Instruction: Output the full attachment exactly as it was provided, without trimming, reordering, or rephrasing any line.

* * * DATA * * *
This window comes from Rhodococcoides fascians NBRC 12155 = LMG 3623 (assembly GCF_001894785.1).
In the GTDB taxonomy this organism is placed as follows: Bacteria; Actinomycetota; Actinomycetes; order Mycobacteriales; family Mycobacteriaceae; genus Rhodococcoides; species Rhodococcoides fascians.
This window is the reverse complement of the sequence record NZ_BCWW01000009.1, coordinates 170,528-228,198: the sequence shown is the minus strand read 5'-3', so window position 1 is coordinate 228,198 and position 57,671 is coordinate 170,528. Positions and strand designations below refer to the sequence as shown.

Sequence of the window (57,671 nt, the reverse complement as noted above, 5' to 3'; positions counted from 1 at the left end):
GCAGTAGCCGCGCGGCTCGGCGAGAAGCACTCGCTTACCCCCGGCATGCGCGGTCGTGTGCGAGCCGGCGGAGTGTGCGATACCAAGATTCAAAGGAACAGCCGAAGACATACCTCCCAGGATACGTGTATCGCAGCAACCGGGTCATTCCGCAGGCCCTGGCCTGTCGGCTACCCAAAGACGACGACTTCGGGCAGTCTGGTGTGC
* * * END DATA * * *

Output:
This window comes from Rhodococcoides fascians NBRC 12155 = LMG 3623 (assembly GCF_001894785.1).
In the GTDB taxonomy this organism is placed as follows: Bacteria; Actinomycetota; Actinomycetes; order Mycobacteriales; family Mycobacteriaceae; genus Rhodococcoides; species Rhodococcoides fascians.
This window is the reverse complement of the sequence record NZ_BCWW01000009.1, coordinates 170,528-228,198: the sequence shown is the minus strand read 5'-3', so window position 1 is coordinate 228,198 and position 57,671 is coordinate 170,528. Positions and strand designations below refer to the sequence as shown.

Sequence of the window (57,671 nt, the reverse complement as noted above, 5' to 3'; positions counted from 1 at the left end):
GCAGTAGCCGCGCGGCTCGGCGAGAAGCACTCGCTTACCCCCGGCATGCGCGGTCGTGTGCGAGCCGGCGGAGTGTGCGATACCAAGATTCAAAGGAACAGCCGAAGACATACCTCCCAGGATACGTGTATCGCAGCAACCGGGTCATTCCGCAGGCCCTGGCCTGTCGGCTACCCAAAGACGACGACTTCGGGCAGTCTGGTGTGC